Peirce's First Impression of the the Open Court and the "Conciliation of Religion with Science"

Paul Carus to Charles S. Peirce, 3 September 1890

Letterpress of original letter by Paul Carus to Charles S. Peirce, September 3, 1890

CSP letter to Carus, Sep 6, 1890.pdf

Letter by Charles S. Peirce to Paul Carus, September 6, 1890

CSP letter to Hegeler, Sep 7, 1890.pdf

Letter by Charles S. Peirce to Edward C. Hegeler, September 7, 1890

While exchanging letters with Carus, Peirce had been somewhat covertly critically reflecting on the editor’s philosophical writings, and on the general mission of the Open Court. His book review of Carus’s Fundamental Problems was published in The Nation on 7 August 1890; it contained mixed opinions, notably about The Open Court’s goal to “conciliate religion with science,” as stated in the subtitle printed on each weekly at the time. The review was anonymous, yet that did not stop Hegeler and Carus from suspecting Peirce as author. Hegeler was compelled to publically respond to the critical parts of the review in an Open Court article, published 28 August 1890, and Carus called out Peirce as the author in his letter to him of 3 September (“August 3rd” is a miss-date). While Peirce’s writings provided his first impression of the philosophical and editorial agendas of the publishing company, they also served to initiate a greater philosophical dialogue between Peirce and Carus that would last the remainder of Peirce’s life and that would influence both of their future publications.

In his letter 3 September, Carus mentions Peirce’s objection to the conciliation of religion with science. Peirce’s response is at first coy about admitting to be the true author of the Nation review: “You should not attribute anonymous articles to me, as you don’t know what editorial liberties may have been taken with them.” He suggests, nonetheless, that we should perhaps let religion and science

“work out their own roads to truth.”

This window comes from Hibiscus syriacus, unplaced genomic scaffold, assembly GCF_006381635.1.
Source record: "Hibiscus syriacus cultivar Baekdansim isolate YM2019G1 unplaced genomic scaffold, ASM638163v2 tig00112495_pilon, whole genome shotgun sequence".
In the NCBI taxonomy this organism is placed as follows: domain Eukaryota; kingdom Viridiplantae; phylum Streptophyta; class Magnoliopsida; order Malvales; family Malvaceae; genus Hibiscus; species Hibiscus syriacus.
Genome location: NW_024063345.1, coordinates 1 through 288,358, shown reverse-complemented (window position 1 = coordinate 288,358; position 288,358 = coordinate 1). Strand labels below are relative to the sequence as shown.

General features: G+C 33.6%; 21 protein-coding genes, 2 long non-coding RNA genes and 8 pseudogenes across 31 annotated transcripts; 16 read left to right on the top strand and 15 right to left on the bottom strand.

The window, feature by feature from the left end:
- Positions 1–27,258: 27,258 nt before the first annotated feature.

Peirce further elaborates his thoughts in his letter to Hegeler. He denies that The Open Court is achieving its aim of conciliation, and accuses Hegeler of “just taking the side of science in advance” in his false hope for a “rational religion.” The problem for Peirce pertains to the method of inquiry. As he explains in his Nation review, Hegeler’s goal is “anti-scientific” and “anti-philosophical” because it relies on an a priori method in its “endeavor to reach a foredetermined conclusion.” Furthermore, it underestimates the tenacity of the religious mind that demands “the unconditional surrender of free thinking”; religious thinking clings to its deeply held spiritual beliefs not admitting scientific fact. Thus, in his letter, Peirce says: “The religious man thinks his God tells him certain things. Science says these things are not true. Shall he go and ask his God if he is not mistaken? He can conclude his religion is false and when he is ready to do so, the priest can come just in time and say that God never dreamt of saying any such thing.”

While these remarks sound critical of religion on the whole, they are directed at the particular corrosive kind of religious thinking Peirce describes in his letter, namely the extreme kind that is anti-scientific in attitude. Yet, religion and science are not downright conflicting, and, so long as they “work out their own roads to truth” while utilizing a scientific method of inquiry, they ought to converge on a shared truth in the indefinite future. In his later writings—even in the ensuing 1890 Monist articles—Peirce in this way and others shows support for religious experience.

Hence begins, in print and out of print, Peirce’s first philosophical dialogue with the Open Court editors. Their debate on religion and science continued for a few years with the next round of exchanges coming in the form of Carus’s “The Unity of Truth,” in the The Open Court (11 September), and Peirce’s untitled note about the inaugural issue of The Monist, in The Nation (23 October). More exchanges followed these, and Peirce would publish three more times with the Open Court company on religion: “The Marriage of Religion and Science,” The Open Court (16 February 1893); “What is Christian Faith?” The Open Court (27 July 1893); and “Evolutionary Love,” The Monist (January 1893).

Peirce's First Impression of the the Open Court and the "Conciliation of Religion with Science"